You will be astounded to know certain smoking facts and myths that have been discovered. The article below will separate fact from fiction, and give you the real deal.
Isn’t it ironic how suppression brings about rebellion? The more you tell someone how bad something is for them, the more they’re likely to try it. I don’t get the fascination with smoking, and I don’t understand the thought process that goes into starting something that you know is likely to harm you – but I do understand the curiosity. And I do know how important it can be to fit in, and the confusion that accompanies the adolescent years. Little wonder that most kids light up in their teens, and are hooked on to nicotine, barely after they’ve reached adolescence.
While there’s more brouhaha about smoking and its evils than ever before, smokers have found a way around every rule. If you put up a smoker’s ban, they find a smoker’s zone. If you hike the price with taxation, they’re ready to shell out the extra cash. There’s serious need for some education, but I truly believe that imposing restrictions and bans really isn’t the answer. There’s nothing as enticing as the forbidden. Perhaps focusing on how cool it is to not smoke will help.
Although statistics show a drop in the number of smokers since its all-time high in the 60’s, the numbers still show an alarming trend, and even more worrisome is the starting age. Many tobacco companies aim their marketing strategies and promotional activities to encourage teenagers to light up early. What advertising starts, peer pressure completes.
- The average age to smoke a cigarette starts at 13.
- This act is the primary cause of preventable disease and premature death worldwide.
- Cigarette smoke contains an estimated 4800 chemicals; 69 of which are proven carcinogens.
- In the United States alone, more than 3 million smokers are adolescents.
- According to the US Surgeon General, “Teenagers who smoke, are three times more likely to use alcohol, eight times more likely to use marijuana, and twenty two times more likely to use cocaine.”
- An approximated 420 billion cigarettes are smoked in a year by 46 million American smokers
- Every eight seconds by the clock, someone, somewhere dies a death related to this activity.
- Every day, 3000 adolescents start to smoke cigarettes.
Even though a large number of smokers are aware of the risks, this is a habit that is particularly tough to give up, and the difficulties associated with quitting are a dissuading factor in themselves. However, it’s important to understand that it is a process, not an event, and it’s never too late to kick the habit. The following are some facts and myths to help you understand the benefits of stubbing out your cigarette.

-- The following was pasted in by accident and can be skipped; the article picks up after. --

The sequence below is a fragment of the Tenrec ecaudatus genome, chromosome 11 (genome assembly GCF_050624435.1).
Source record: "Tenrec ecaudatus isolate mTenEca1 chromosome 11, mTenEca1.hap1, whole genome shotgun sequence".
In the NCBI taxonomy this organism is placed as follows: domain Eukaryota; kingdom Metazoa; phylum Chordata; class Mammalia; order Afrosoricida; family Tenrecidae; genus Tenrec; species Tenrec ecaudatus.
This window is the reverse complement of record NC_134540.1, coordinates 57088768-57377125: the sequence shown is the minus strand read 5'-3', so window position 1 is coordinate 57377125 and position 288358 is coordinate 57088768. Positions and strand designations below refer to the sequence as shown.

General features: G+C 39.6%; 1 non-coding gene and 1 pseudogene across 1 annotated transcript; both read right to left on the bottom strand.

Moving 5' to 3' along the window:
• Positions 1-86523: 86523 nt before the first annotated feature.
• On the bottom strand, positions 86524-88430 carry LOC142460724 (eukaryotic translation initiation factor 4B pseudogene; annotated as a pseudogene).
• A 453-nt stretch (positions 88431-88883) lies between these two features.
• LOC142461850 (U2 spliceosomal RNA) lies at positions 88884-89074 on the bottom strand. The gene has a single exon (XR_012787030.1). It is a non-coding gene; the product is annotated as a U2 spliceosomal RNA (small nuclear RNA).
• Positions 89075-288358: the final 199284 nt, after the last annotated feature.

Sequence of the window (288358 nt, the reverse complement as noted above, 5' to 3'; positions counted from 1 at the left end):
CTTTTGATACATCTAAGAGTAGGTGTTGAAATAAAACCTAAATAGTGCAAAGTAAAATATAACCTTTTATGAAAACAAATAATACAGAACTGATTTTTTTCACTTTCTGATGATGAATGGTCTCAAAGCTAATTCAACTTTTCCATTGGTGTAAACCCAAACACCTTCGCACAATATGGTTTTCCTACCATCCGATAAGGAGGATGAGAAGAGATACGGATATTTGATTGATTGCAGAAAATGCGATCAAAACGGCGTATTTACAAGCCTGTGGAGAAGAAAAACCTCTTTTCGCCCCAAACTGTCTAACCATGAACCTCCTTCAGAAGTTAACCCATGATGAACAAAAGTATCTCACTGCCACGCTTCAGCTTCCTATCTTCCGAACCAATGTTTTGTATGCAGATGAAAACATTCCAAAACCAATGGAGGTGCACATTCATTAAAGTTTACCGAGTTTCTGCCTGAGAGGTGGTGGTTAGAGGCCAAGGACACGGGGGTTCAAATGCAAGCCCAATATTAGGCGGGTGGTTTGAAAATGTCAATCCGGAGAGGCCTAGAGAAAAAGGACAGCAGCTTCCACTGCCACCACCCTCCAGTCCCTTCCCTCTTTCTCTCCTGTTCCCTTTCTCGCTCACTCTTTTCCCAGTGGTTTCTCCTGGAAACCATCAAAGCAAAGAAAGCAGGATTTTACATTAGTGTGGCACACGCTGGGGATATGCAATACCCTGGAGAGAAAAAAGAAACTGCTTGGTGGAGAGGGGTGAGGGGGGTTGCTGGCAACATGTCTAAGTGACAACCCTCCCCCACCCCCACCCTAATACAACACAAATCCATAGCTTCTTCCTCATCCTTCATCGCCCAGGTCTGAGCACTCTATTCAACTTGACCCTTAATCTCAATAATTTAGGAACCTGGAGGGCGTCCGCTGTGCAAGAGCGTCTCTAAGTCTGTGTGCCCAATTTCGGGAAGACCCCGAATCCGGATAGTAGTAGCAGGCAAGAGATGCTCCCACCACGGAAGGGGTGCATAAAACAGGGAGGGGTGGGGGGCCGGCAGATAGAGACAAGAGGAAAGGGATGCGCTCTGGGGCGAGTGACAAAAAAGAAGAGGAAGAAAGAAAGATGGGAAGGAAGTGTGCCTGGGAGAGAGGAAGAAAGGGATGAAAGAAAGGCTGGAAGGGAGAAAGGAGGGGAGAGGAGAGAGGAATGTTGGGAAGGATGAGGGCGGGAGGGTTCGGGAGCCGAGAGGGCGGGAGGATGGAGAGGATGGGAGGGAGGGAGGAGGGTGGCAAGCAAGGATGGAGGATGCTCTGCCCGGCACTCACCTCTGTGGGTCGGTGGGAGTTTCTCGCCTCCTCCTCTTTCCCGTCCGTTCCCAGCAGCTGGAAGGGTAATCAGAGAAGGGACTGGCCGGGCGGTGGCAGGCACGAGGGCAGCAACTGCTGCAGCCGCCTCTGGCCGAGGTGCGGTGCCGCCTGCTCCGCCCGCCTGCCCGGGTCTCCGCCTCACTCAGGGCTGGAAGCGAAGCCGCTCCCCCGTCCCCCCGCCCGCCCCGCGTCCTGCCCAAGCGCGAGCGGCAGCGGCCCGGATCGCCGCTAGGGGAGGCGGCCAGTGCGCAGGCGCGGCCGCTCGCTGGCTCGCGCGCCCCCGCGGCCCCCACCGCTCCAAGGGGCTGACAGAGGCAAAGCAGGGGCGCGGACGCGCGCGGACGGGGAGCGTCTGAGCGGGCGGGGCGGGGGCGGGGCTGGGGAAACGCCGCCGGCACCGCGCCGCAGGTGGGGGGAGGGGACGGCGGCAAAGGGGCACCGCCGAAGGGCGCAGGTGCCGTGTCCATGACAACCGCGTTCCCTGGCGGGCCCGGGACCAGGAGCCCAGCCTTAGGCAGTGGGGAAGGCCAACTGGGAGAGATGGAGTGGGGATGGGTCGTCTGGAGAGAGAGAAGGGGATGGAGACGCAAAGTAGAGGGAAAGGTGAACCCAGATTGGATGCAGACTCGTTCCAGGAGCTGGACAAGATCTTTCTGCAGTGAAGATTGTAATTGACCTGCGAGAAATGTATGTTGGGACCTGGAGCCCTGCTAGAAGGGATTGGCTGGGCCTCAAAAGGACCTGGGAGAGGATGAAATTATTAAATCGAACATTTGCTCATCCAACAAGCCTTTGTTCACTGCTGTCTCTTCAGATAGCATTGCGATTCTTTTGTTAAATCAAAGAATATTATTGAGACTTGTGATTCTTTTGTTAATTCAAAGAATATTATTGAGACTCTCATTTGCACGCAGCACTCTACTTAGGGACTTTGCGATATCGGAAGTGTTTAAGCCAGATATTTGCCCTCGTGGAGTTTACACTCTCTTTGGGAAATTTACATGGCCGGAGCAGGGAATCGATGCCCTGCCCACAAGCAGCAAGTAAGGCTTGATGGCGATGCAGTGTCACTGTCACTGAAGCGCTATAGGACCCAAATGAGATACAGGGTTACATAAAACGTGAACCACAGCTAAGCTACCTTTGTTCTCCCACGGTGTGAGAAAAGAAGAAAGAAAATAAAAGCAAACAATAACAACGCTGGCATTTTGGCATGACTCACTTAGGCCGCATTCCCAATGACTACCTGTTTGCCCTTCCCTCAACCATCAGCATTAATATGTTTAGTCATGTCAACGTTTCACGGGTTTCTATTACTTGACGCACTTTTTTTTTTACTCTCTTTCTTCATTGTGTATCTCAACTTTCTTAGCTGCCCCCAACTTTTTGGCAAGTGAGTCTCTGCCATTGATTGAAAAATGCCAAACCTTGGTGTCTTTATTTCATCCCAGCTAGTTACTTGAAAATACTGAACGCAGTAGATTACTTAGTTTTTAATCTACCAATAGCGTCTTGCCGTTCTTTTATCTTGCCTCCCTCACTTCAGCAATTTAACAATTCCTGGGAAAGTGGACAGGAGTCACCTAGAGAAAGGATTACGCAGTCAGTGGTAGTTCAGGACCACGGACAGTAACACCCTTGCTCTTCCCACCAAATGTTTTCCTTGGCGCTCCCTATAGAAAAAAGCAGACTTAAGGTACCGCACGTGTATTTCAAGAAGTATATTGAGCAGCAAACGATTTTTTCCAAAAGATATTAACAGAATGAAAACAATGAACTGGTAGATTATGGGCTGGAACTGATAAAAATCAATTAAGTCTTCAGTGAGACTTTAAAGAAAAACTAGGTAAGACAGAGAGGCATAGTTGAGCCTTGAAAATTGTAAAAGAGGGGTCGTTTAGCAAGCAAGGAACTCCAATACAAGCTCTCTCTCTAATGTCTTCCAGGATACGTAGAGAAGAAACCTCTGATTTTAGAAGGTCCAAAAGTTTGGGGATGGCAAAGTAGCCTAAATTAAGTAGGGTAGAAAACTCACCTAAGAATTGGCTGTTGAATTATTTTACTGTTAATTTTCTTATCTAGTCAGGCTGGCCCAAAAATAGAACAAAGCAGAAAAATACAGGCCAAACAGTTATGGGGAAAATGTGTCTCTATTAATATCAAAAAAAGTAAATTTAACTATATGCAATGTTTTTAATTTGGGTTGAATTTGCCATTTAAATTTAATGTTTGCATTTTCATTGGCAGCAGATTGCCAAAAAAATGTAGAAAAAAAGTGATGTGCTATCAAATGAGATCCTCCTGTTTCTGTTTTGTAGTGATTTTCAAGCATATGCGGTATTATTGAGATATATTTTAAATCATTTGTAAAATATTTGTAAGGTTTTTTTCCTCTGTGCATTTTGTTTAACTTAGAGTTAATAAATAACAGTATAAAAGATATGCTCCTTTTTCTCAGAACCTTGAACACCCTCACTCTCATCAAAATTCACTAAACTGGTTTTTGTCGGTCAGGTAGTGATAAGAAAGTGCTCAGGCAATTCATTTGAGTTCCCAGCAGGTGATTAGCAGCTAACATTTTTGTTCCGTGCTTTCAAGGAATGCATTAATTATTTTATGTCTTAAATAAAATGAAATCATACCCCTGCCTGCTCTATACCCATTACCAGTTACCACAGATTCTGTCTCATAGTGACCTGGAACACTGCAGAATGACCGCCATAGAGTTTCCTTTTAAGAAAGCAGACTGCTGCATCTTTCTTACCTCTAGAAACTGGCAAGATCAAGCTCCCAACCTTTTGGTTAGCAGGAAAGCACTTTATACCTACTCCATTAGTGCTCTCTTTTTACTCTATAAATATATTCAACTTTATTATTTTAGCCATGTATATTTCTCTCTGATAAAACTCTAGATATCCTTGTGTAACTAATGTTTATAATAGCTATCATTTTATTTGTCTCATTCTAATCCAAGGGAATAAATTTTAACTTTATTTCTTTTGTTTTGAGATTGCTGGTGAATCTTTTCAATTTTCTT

- Smoking causes a number of diseases, including cancer, heart disease, bronchitis, chronic asthma, and gangrene.
- It is an addiction that does not help you lose weight, and it can actually contribute to the formation of cellulite.
- It can cause destruction of the alveoli in the lungs, leading to a decrease in the oxygen supply and an increase in blood pressure.
- It reduces stamina, causes shortness of breath, and can contribute to a chronic ‘smoker’s cough’.
- It reduces immunity, promotes premature wrinkles and aging, and stains the fingers and teeth.
- It helps you de-stress – Cigarettes contain, among other things, nicotine, a stimulant, which actually speeds up heart rate.
- Light cigarettes are a lower risk – Studies indicate that smokers who switch to lights inhale smoke deeper, effectively nullifying the ‘benefits’ of lights.
- Cutting back is good enough – Every single cigarette is a source of bodily damage, so quitting completely is the only way to go.
- It only affects the smoker – second-hand smoke can increase the risk of lung cancer and heart disease, and can further aggravate asthma and bronchitis.
- Leading an otherwise healthy life makes it okay to go on with this habit – studies have proved that healthy eating and other healthy habits do not reduce the risks associated.
Apart from the extensive data that supports the benefits of quitting this addiction or better yet, not starting at all, there are many instances of people who have kicked the habit and overcome the addiction with perseverance and support – even if you’ve tried quitting and failed, that doesn’t mean you should give up. Learning about the habit could help put some basic doubts to rest, and educating the masses about the risks caused is very much the need of the hour.
Disclaimer: This WellnessKeen article is for informative purposes only, and should not be used as a replacement for expert medical advice.